Does the name Terry Fox mean anything to you?
I can guarantee that it does to every Canadian. He was voted number two on the CBC's "Greatest Canadians" list. Those of us who went through the Canadian school system participated in annual Terry Fox runs. Most probably know his trademark hop-jump running style and have heard about the foundation his mother and brother set up after his death. Many may have even seen the movie about his life or can still sing the refrain to the earwormingly catchy song.
I was only two years old when Terry lost his battle with Cancer, but family lore says that I saw him - apparently we drove by him running along the highway one overcast and rainy day.
Years later I suddenly announced at breakfast that I wanted my mother, fighting her own battle with Cancer, to come to school with me that day, to attend a school-wide assembly. My mother questioned me about it, but I was embarrassed about explaining why. I couldn't put it into words but I remained firm in my desire to have her there. Amazingly patient, my mother believed her daughter and rearranged her schedule for the day so that she could attend the assembly.
My mother wasn't the only mother there that day. The guest of honour was Betty Fox, Terry's mother. She was there on behalf of the Foundation to personally accept a cheque for the large amount my school had raised in our annual Terry Fox run. She spoke briefly about Terry and his battle but I'm rather embarrassed to admit I don't remember much of what she said.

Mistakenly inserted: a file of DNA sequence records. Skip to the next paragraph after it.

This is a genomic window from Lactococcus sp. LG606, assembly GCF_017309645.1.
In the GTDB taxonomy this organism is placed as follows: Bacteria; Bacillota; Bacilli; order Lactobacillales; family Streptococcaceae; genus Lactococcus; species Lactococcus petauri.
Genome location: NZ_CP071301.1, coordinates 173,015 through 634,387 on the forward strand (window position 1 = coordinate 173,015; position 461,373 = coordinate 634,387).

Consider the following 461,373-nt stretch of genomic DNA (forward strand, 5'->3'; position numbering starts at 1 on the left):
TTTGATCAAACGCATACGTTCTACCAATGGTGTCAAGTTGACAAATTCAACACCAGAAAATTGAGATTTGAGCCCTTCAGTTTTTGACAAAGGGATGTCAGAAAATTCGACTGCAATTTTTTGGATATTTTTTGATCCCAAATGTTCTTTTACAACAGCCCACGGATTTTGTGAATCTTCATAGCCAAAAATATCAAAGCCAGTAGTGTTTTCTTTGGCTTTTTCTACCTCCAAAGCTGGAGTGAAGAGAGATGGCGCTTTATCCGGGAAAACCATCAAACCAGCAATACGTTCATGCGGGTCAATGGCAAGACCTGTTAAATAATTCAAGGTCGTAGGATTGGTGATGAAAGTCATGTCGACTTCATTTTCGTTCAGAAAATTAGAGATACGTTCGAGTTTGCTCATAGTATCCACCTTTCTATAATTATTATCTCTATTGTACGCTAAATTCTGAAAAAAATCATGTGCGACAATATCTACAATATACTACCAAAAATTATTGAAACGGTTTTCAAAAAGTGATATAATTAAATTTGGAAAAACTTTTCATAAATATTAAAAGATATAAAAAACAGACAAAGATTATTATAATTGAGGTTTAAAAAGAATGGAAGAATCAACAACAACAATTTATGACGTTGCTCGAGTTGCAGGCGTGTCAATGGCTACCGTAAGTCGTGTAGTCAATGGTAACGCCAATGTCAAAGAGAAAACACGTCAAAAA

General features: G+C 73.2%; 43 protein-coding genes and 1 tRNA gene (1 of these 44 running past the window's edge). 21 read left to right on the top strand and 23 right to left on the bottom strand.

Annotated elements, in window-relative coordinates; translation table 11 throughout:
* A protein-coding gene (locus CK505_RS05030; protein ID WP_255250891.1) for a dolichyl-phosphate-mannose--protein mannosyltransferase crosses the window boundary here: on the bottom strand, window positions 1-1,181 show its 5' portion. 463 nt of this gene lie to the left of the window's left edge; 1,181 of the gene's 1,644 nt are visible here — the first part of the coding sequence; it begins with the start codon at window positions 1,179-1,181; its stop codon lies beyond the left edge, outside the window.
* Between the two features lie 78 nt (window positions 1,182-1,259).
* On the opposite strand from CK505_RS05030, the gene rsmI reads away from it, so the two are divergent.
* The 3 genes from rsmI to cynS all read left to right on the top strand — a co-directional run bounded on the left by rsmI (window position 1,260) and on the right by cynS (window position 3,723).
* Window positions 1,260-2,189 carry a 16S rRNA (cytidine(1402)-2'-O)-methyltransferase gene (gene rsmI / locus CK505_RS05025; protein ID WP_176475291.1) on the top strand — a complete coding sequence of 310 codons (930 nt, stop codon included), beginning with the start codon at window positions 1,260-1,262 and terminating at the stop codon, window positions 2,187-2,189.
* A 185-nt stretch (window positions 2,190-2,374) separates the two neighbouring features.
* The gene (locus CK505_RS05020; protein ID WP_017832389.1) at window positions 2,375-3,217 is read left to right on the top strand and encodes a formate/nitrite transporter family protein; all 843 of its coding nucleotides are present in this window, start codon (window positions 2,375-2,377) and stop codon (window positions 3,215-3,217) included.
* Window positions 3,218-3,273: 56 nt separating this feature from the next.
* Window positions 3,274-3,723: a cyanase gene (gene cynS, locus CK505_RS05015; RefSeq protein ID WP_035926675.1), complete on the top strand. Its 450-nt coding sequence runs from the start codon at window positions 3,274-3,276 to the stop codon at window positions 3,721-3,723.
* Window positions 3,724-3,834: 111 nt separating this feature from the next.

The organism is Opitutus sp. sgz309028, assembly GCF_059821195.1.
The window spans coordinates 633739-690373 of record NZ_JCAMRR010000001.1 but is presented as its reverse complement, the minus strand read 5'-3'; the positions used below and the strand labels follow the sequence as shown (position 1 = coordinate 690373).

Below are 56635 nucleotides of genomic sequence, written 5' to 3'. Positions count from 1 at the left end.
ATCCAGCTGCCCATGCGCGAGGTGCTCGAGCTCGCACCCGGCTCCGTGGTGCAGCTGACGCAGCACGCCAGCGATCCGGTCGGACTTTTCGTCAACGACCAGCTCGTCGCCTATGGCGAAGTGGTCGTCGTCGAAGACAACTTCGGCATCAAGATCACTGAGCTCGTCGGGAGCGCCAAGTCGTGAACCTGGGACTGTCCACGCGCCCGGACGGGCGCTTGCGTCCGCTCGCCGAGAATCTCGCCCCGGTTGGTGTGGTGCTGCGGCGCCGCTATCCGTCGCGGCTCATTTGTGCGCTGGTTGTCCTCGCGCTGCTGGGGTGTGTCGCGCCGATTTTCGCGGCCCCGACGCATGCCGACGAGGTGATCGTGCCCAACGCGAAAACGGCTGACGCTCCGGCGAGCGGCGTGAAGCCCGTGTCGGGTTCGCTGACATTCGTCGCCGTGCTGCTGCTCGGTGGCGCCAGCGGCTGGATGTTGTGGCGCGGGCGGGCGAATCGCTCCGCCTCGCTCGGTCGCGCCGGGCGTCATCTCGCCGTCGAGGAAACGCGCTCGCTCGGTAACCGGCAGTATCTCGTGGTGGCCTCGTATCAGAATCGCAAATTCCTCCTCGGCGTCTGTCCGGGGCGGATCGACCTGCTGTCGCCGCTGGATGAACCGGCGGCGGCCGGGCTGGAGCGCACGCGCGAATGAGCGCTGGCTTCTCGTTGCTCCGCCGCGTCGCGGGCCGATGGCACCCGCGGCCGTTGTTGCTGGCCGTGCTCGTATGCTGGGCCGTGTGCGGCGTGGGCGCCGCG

After the assembly ended I gave my mother a hug to than her for coming before I had to head back to class and she had to go back to work. I don't remember talking to her about it afterwards, again I was probably embarrassed to actually discuss the big 'C.' But over a decade later, after she too had lost her battle with Cancer, I found a letter she had written me after she went home from the assembly. In it she grumbled gently a bit that I had sprung my request on her, but thanked me for insisting she be there. She said that as somebody battling that horrible disease it meant a lot to her to be there, and she thanked me for sharing it with her. Hearing Betty Fox speak meant a lot to my mother, she was honored to be there.
It was that incident that I thought of yesterday when I heard that Betty Fox had passed away. She continued to be an advocate for Cancer funding right into her 70s - she was one of the flag bearers at the 2010 Olympics and she and her husband carried the torch into the stadium in the lighting ceremony for the Paralympics that followed. Although her son's dream of erradicating Cancer has yet to be realized, Betty did so much to raise awareness of the disease and funds for research. She, like her son, was a great Canadian.